The Mississippi Company
by Mark Kertzman
The salesman noticed him immediately as he walked into the glass-walled air-conditioned showroom. He pulled his attention away from his daydreams, and surreptitiously watched the customer, who was tall, with handsome regular features and clear brown eyes. A shock of black hair hung over his forehead. He wore a russet suit over a black T-shirt, and finely-crafted brown leather shoes.
The salesman allowed the customer to browse through the showroom, watching as he looked at the sedans and coupes. He couldn’t help smiling when he noticed that the customer settled down to stare at the rakish lines of the two-door sports car in the far corner. It was time, the salesman thought, to make his move.
The customer’s admiration of the sleek silver and black shape in front of him was interrupted by a voice at his side.
“She’s beautiful to look at, isn’t she?” The salesman asked the rhetorical questions, smiling genially at the customer.
Turning, the taller, younger man surveyed the salesman. “Yes, she is.” He agreed anyways, equally pleasantly.
The salesman couldn’t help himself. He launched into his spiel. “The Mitsubishi HS. The world’s fastest production-model hydrogen-fuelled sports car. It can go zero to sixty in four point six seconds.”
The customer had turned back to stare at the car. “I know.” He responded quietly. He walked around it, then opened the driver’s side door and got in.
The car was so low that the salesman had to squat on his haunches next to the open door to talk to the customer. “It’s got back-lit racing-style gauges, unique for a hydrogen fuel car. Air conditioning, power everything, GPS navigation, and four airbags are all standard equipment,” he pointed out.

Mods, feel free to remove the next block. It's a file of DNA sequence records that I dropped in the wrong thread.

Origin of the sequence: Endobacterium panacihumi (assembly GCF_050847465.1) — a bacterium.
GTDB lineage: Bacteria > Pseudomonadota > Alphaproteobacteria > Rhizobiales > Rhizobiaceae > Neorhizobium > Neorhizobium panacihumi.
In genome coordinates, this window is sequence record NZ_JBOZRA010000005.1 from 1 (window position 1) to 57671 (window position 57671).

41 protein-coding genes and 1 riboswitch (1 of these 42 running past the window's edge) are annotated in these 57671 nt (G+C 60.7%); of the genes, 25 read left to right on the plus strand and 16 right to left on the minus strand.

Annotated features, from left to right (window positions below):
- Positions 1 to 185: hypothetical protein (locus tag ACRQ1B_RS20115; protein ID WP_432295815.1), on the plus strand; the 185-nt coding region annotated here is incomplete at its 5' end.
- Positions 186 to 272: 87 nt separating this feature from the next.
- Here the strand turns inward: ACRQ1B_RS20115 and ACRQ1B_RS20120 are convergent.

The customer nodded, caressing the steering wheel. His eyes had glazed over slightly, and he was momentarily very far away.
A moment later, he came back. “Do you have any in stock?” he asked.
“Of course.” the salesman replied smoothly, “We are the only dealer in the city to have them.”
The customer was younger and lankier than the salesman, but even he had to prop himself up with his hands to get out of the low, reclined driver’s seat.
“Here.” The salesman offered him a hand up. “It’s pretty low.”
Pulling each other to their feet, they both laughed.
“It’s a pain to get out of, but it’s worth it.”
Just then, the moment of male bonding was interrupted by the beat of a synthesized dance tune.
“Please excuse me a moment.” The customer retreated a few steps, fishing out the musically-inclined cell phone. He flipped it open, cutting the ring tone. “Hello.”
“Ravi,” the voice on the other end intoned.
“What’s up?” Ravi asked.
“We just got the latest batch in, and it looks good.”
“Good, good.” Ravi stopped for a moment, then continued, “Wire the money to my account.”
“Sure thing. Guess what else?” Jim’s voice was excited.
Ravi kept his voice low and under control. “What?”
“We’re starting to get returns from level six.”
“Yeah. Level six!”
“Hmmm. Things are beginning to happen pretty fast.”
“Yeah. Another few weeks, and we can wrap it up.”
“Maybe. Just wire me the money, okay?”
“All right. Talk to you later.”
Ravi slowly closed the phone, staring out the floor-to-ceiling glass windows at the sprawling, dusty, steamy city. After a few moments, he realized that the salesman was still unobtrusively standing by the little hydrogen speedster, watching and waiting.
Turning and slipping his phone back into his pocket, he put his best thousand-watt smile on his face. He quickly strode back to the car.
“So,” Ravi announced confidently, “assuming I would like to buy an HS, what would it run me?”
The salesman started to mentally calculate his commission. Out loud, he replied, “The list price is nine hundred and twenty-five thousand.”
“That better be in new rupees.”
“Of course. One eighty-five thousand euros.”
“That’s a little more than I wanted to spend,” Ravi objected automatically.
“Well, for such a good customer as yourself, we may be able to go as low as one seventy-five. Euros, of course.”
Ravi’s smile got even brighter, if such was possible. “Do you take cheques?” he asked.
“It would have to be certified.”
“Then, yes, we do.” The salesman nodded enthusiastically.
“Great, I’ll take it.”
Copyright © 2011 by Mark Kertzman